Forrester report: Deliver more value from your digital sales tech

By Leigh Famigliette | August 15, 2022

Improving B2B sales productivity has long been the goal of sales technology buyers. But the sales rep, the person who leverages the technology most, is often left out of the selection process. That leads to frustration, low adoption, and unrealized return on investment in sales technology. 

A new report from Forrester titled Introducing The Forrester Digital Sales Experience Manifesto offers five guiding principles for putting the sales rep at the center of digital sales technology decisions and delivering more value from technology investments.

Forrester’s 5 guiding principles for delivering greater value from digital sales technology

Below is our recap of considerations Forrester recommends using to select digital sales technology designed to meet the needs of end users and improve sales productivity:

  1. Sales time is precious. A sales rep’s most valuable resource is their time. Any time they are not spent engaging with buyers, prospects, and customers is potential revenue taken away from the company. Asking reps to manually enter data into a CRM or track their forecast in a spreadsheet is not productive and leads to inaccurate data. Using a conversation intelligence and/or an automated activity capture tool is a big time-saver and can help streamline administrative tasks.
  2. Clicks matter. As outlined in number one, time is the most precious commodity. The time it takes sellers to find information or complete a task within an application directly impacts user adoption and satisfaction. The longer it takes, the less likely reps will be to rely on that technology. If your sellers HAVE to enter data into a CRM, make it as efficient as possible by hiding fields that aren’t relevant to your organization. Present the information reps need logically and intuitively to reduce friction and frustration.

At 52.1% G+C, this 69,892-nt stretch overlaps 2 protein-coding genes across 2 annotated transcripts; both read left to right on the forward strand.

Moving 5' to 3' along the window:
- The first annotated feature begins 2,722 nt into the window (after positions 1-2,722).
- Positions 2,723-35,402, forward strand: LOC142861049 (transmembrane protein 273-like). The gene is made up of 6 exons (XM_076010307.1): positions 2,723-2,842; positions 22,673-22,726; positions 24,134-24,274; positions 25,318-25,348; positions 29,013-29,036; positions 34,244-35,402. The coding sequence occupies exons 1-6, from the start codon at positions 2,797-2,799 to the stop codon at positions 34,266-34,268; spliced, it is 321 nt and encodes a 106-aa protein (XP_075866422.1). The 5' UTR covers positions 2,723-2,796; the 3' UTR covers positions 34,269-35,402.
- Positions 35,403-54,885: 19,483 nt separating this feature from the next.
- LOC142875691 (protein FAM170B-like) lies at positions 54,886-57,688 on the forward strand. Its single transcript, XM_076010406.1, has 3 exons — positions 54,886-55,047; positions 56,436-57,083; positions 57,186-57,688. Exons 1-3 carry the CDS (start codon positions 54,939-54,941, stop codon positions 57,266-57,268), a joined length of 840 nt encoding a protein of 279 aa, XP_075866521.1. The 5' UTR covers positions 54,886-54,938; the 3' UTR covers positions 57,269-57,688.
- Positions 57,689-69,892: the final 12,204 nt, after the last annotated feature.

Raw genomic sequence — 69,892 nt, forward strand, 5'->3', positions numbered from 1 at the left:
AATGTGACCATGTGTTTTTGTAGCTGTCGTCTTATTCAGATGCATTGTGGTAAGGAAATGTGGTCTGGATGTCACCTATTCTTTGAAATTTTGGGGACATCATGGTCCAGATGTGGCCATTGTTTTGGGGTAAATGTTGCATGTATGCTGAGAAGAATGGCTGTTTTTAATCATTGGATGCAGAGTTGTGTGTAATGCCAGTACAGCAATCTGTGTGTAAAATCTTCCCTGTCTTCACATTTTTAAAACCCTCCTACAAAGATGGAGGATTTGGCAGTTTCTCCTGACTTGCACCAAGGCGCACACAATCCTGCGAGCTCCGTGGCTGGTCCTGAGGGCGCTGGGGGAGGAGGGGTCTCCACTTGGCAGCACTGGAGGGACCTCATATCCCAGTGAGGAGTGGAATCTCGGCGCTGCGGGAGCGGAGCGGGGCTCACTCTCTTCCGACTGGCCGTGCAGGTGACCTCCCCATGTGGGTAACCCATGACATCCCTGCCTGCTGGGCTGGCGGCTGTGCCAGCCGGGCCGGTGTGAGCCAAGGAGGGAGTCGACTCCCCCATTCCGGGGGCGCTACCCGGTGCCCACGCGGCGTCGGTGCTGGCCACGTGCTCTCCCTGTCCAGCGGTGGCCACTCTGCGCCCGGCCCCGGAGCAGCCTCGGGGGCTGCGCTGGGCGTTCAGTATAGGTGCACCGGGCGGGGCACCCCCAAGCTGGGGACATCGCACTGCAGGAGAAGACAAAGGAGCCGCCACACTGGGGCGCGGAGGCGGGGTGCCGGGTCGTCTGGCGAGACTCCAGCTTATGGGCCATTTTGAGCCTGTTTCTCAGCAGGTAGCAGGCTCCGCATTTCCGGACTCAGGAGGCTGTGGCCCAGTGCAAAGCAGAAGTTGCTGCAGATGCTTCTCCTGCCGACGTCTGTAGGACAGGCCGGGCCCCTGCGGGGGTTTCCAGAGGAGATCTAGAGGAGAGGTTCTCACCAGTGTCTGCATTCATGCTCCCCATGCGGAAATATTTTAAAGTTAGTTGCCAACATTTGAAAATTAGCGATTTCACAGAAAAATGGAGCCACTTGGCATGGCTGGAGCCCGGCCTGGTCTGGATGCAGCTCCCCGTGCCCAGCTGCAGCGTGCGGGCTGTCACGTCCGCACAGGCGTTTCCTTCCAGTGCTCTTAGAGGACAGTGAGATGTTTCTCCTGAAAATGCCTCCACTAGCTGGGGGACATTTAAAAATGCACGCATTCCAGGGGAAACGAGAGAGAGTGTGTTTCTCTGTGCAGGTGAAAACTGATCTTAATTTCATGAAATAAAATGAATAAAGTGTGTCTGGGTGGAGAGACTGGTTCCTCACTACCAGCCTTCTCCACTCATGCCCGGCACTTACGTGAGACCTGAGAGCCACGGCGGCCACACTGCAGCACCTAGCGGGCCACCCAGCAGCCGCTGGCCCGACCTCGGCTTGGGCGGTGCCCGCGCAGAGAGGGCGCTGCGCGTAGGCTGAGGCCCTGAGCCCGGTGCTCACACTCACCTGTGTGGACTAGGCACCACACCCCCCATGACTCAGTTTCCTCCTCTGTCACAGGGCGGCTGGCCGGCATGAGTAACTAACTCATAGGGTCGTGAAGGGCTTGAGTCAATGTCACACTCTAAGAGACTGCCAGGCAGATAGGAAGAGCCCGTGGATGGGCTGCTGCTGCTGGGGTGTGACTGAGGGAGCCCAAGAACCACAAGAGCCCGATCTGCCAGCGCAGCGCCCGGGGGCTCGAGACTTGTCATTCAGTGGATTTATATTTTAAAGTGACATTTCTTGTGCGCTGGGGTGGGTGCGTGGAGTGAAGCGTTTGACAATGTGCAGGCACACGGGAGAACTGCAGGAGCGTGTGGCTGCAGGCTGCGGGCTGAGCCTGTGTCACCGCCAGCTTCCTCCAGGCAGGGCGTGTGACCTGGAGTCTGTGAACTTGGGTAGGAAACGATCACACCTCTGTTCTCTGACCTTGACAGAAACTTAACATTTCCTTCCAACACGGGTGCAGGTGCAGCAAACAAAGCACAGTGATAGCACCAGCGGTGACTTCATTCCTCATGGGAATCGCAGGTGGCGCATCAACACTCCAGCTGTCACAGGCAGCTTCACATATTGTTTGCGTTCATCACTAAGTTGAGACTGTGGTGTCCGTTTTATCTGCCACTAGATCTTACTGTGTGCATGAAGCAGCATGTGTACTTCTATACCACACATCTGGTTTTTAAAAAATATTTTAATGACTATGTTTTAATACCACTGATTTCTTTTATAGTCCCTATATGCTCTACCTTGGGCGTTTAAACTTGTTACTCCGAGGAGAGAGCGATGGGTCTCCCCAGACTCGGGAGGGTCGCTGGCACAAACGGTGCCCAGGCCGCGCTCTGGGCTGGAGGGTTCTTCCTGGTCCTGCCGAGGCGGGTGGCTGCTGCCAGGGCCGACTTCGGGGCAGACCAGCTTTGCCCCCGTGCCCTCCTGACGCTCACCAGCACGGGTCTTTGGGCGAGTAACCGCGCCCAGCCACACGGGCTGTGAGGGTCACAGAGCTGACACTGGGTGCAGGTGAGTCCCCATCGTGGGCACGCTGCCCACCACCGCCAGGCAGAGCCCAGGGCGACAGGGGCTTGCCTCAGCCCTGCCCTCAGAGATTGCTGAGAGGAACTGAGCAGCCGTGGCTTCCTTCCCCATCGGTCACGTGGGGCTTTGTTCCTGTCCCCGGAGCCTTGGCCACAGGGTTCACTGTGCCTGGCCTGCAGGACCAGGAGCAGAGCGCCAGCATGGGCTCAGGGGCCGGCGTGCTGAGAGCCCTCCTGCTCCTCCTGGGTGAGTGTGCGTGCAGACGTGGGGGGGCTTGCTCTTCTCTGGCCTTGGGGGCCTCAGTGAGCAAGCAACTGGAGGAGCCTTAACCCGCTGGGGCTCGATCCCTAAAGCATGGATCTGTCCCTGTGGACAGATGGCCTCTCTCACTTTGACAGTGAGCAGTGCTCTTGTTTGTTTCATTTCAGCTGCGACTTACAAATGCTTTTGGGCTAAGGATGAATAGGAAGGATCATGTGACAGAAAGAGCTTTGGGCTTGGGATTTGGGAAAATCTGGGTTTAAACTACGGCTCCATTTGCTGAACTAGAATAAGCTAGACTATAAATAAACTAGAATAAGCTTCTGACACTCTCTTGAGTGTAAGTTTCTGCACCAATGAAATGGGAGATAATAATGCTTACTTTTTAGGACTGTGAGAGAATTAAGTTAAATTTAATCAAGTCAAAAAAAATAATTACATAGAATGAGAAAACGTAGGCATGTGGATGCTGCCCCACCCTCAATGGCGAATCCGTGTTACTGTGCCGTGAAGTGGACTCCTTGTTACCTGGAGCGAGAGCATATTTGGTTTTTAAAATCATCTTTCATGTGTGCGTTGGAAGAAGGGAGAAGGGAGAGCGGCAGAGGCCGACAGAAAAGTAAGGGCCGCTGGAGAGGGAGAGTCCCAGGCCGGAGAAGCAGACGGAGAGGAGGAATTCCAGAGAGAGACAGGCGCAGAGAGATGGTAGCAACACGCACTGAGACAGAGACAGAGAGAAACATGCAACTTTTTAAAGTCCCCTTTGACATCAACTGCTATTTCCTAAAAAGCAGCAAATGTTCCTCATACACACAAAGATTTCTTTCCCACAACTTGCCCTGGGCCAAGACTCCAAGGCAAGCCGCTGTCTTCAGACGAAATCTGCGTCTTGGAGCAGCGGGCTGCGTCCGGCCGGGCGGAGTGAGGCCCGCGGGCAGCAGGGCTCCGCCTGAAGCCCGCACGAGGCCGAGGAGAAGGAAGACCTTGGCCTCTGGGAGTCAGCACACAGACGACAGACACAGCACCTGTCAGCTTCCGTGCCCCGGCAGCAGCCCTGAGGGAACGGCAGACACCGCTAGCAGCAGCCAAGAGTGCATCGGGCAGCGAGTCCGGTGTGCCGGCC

3. Data is not insight. Although they are closely related, they are not the same. Reps and their managers can quickly become overwhelmed by unstructured data and information. Putting the burden on the rep to decipher the data they receive typically leads to low adoption and does nothing to improve sales performance. Leverage AI-powered digital sales tools to capture data and glean actionable insights to highlight important information and help sellers determine the best next steps to move a deal forward.
  4. Begin with the end in mind. When first interacting with a buyer, identifying how your product or service can help them change the status quo is critical. Before going in with the details of your product, it is important to quantify and communicate the value your technology can bring them. Doing so creates need and urgency and increases the likelihood that your shareholders and end-users will buy in.
  5. Meet users where they are. The best technology in the world is useless if people refuse to use it. For users to get the most out of your digital sales technology, you must understand and address the different needs and attitudes about tech. Consider how end-users will use the technology and develop a plan to accommodate different levels of fluency, usage, and adoption. Assess the UI on mobile vs. desktop, and take care to address any privacy concerns. Ensure the digital sales tech you select will meet the different needs of each department to improve buyer interactions.

Improving the value of technology for sellers

You do not have to scrap your existing digital sales technology and start fresh to improve end-user value. Instead, you can focus on integrating and streamlining your existing tech to increase engagement and adoption levels. Forrester suggests starting here:

Want more tips to get more value from your digital sales tech stack? Get your full, complimentary copy of The Forrester Digital Sales Experience Manifesto here.


Leigh joined the content strategy and growth marketing team at Mediafly in January 2022 where she helps with all content marketing initiatives to drive traffic, demand, and growth. She attended the University of Massachusetts Amherst Isenberg School of Management and graduated with a Bachelor’s of Business Administration degree in Marketing.

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